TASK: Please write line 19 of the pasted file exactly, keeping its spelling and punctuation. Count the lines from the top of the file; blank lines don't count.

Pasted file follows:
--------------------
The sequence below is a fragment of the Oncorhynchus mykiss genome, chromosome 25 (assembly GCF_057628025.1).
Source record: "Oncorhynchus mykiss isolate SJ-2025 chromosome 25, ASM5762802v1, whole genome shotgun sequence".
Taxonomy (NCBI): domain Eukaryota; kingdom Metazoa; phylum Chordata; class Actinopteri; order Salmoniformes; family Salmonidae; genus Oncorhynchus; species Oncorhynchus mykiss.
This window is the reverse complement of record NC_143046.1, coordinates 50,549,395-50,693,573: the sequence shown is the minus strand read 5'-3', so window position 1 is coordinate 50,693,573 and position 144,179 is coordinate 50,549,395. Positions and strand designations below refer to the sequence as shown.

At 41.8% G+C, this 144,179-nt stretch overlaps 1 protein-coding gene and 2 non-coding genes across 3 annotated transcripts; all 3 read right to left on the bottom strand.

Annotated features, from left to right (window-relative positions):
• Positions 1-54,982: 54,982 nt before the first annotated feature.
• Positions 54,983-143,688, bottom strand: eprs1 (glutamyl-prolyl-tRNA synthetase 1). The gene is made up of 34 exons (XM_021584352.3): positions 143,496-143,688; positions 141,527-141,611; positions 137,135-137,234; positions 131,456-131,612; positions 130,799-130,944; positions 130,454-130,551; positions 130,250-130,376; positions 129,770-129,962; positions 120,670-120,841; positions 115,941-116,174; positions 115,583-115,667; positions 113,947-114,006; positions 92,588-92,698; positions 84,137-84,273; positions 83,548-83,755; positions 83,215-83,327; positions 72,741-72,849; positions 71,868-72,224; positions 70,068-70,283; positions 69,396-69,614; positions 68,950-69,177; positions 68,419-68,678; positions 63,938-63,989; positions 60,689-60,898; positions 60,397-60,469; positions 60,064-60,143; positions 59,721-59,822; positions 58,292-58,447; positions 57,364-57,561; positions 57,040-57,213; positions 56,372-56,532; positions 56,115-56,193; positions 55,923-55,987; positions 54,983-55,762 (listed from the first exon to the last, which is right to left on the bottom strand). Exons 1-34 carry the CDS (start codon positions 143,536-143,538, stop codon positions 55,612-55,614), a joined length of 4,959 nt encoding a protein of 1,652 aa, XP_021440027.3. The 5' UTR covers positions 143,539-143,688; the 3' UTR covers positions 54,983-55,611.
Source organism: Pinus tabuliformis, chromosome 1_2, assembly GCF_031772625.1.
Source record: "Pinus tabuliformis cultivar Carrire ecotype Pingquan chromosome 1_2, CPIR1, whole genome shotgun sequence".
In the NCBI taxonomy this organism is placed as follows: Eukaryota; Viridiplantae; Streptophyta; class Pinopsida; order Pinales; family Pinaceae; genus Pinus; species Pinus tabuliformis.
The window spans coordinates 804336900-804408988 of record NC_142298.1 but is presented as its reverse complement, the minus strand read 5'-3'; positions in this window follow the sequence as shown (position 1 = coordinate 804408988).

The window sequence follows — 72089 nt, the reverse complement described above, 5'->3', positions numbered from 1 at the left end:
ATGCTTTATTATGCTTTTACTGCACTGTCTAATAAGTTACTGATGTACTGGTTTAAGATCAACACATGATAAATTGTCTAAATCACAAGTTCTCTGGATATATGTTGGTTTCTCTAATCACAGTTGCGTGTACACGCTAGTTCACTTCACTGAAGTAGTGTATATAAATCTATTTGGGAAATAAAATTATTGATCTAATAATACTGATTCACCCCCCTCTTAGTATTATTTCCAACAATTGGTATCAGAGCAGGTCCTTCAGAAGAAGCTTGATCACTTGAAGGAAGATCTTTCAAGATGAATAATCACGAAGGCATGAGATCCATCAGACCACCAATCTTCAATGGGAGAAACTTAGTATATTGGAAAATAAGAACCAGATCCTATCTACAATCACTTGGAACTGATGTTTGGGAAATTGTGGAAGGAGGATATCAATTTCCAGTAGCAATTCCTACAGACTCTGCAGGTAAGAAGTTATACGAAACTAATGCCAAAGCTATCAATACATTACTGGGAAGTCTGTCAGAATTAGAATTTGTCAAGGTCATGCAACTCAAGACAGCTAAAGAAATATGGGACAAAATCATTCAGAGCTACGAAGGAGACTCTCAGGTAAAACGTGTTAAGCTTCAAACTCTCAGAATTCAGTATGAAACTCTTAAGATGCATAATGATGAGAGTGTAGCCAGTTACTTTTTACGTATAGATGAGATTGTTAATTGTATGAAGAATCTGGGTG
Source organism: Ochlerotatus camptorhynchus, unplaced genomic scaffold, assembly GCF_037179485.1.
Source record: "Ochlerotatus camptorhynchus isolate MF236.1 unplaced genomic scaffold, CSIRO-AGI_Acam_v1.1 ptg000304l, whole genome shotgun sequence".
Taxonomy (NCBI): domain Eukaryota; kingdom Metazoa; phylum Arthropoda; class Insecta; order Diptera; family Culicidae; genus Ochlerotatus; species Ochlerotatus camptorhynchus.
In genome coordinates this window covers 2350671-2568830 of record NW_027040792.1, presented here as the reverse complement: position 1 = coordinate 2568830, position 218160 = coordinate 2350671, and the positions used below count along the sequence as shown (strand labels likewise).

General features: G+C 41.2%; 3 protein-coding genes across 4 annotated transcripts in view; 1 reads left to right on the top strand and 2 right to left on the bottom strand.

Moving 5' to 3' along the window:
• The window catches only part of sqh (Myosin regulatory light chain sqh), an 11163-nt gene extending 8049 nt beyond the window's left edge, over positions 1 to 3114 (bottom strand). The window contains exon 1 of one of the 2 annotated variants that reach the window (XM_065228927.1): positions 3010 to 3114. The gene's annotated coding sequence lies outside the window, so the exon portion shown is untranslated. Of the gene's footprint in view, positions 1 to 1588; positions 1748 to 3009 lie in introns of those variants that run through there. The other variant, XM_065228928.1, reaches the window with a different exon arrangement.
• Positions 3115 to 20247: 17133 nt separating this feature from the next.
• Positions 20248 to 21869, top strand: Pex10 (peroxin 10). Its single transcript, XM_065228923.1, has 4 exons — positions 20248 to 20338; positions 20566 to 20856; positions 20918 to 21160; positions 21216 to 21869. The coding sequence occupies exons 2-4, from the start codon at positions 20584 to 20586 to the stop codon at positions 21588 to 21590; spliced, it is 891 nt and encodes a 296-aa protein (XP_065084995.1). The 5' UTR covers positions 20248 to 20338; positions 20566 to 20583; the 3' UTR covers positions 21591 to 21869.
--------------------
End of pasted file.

General features: G+C 41.2%; 3 protein-coding genes across 4 annotated transcripts in view; 1 reads left to right on the top strand and 2 right to left on the bottom strand.